Programming the Perfect Pair: Rossini and Tignanello by John Axelrod ©2017

When the seasons change and the summer sun stops simmering, when the autumn brings a welcome shade, when the harvest moon is shining and the grapes beg to be picked, so do the seasons start anew, with symphonies, songs and soloists competing to be heard.

There is a parallel between the “spielplan” of an orchestra or opera house and the variety of wines a vintner may select. Just as it is necessary to understand the compositions and characteristics of different composers and how repertoire should be performed on a program for the benefit of both audiences and musicians, so too should the characteristics offered by different grapes and how they are expressed in wine be understood to fully appreciate wine.

Bach, Beethoven and Brahms may all be German, but their music and their styles are quite different, based on their location and epoch.  The Baroque inevitably led to the Classical which evolved into the Romantic, and yet each composer who followed borrowed elements of their predecessors to balance the demand for tradition and innovation.   Understanding how each composer, in his time and place, inevitably influenced the result of the next composer, even as each voice was authentic and original, is critical to understanding which composers have withstood the test of time to become part of the canon of classical music.  Of course, there are always new composers to discover from the past, drawn from the same schools or movements defined by the greats, and there are new works by their contemporaries and from those living today, that compliment the concert program.  If Beethoven is expected, what can be proposed to offer context or contrast?  If Brahms is the attraction, who can be the player to bring a persuasive performance?  If Bach is the purpose, where and on what instrument is Bach heard best?  These kinds of questions are essential to ask when programming a season.  Usually the public wants the warhorses, those masterpieces that withstand the test of time and demand to be heard and rediscovered every year.  They are the “meat and potato” diet of the orchestra, and yet sometimes the tried and true can also be made anew.  The music is alive, organic and needs to be heard not just for how people expect it to be played, but how it can surprise us again and again.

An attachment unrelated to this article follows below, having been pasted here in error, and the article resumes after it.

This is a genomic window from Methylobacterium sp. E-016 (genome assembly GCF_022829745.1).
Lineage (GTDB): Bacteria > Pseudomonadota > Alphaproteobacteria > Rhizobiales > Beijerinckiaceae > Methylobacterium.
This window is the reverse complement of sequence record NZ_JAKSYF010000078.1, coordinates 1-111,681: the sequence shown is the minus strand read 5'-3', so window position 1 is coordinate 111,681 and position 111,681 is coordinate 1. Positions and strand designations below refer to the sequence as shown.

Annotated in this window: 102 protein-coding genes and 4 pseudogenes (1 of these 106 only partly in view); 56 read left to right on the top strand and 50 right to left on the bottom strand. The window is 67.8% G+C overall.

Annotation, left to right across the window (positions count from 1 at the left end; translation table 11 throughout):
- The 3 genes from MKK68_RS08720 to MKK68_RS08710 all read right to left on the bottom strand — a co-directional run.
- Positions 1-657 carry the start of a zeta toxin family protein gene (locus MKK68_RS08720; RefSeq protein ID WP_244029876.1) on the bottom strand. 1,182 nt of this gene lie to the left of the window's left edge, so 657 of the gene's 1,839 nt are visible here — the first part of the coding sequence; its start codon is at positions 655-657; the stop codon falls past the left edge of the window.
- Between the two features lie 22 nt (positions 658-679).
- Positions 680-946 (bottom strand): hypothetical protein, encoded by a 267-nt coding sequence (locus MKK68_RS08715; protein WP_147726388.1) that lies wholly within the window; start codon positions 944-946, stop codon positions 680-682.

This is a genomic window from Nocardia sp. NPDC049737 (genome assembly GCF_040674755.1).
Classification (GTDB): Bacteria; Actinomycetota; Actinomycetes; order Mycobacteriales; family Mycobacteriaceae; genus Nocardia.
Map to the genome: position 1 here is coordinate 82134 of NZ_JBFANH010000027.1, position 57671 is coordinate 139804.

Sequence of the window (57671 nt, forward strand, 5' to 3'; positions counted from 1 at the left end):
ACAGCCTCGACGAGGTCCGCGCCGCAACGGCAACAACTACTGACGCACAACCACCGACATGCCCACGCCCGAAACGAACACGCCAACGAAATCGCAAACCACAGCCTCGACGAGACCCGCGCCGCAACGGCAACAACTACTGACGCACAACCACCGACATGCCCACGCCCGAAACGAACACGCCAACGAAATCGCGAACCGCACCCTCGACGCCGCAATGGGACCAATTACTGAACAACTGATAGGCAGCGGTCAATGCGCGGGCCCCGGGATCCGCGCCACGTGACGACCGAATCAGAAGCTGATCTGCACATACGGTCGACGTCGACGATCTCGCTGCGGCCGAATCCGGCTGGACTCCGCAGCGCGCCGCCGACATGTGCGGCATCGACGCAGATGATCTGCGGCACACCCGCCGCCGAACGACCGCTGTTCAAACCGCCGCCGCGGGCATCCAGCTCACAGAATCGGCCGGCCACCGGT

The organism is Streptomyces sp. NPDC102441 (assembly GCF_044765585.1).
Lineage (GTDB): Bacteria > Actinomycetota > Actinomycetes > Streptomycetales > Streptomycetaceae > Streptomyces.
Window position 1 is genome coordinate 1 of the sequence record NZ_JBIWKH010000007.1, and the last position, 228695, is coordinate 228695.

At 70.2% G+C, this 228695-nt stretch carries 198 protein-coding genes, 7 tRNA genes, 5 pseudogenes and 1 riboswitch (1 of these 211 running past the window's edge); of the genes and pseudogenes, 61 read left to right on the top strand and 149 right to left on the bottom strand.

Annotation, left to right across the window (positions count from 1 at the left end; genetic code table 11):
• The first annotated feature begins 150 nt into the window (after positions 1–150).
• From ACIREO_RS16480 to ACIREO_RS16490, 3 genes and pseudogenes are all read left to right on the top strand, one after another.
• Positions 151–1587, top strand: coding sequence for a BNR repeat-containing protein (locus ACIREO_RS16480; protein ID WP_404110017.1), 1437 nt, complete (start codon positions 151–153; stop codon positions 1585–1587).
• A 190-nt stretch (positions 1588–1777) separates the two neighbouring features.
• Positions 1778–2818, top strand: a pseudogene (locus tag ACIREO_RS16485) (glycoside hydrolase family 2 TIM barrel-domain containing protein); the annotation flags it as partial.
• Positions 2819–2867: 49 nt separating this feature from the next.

With wine it is the same.  Cabernet Sauvignon, Carignan and Corvina are all red grapes, but as wines their personalities are quite different. Even when grown in different appellations and areas and vinified using different techniques, a varietal wine will demonstrate different aspects, which are inherent in the grape’s personality. The Carignan, a Spanish/French grape grown throughout the Mediterranean and most typically found in the wines of the Languedoc in Southern France, carries the high alcohol fruit and flavor similar to the Primitivo of Southern Italy.  The Corvina is the foundation of the Amarone wine, the king of the Veneto, filled with intense sugar and wild berry flavors. Cabernet Sauvignon, the emperor of Bordeaux, is marked by plum, currants and firm tannins. Understanding what a grape should be and where it is grown are fundamental, and knowing what a grape can achieve at its greatest is the essence of fine-wine appreciation.

In Europe, wine is known primarily by geographic location, and composers are also defined by their nationality.  Cultural identity is often connected to the names of the composers.  What would German musical Bildung be without its 3 B’s?  Wine has a similar identification process based on the name of the varietal grape.  For example, in Europe, the grapes are matched to soil and climate and are identified with the location: Chardonnay and Pinot Noir, for instance, are the major grapes of Burgundy. Cabernet Sauvignon, Merlot, Cabernet Franc, Malbec and Petite Verdot are the red grapes of Bordeaux.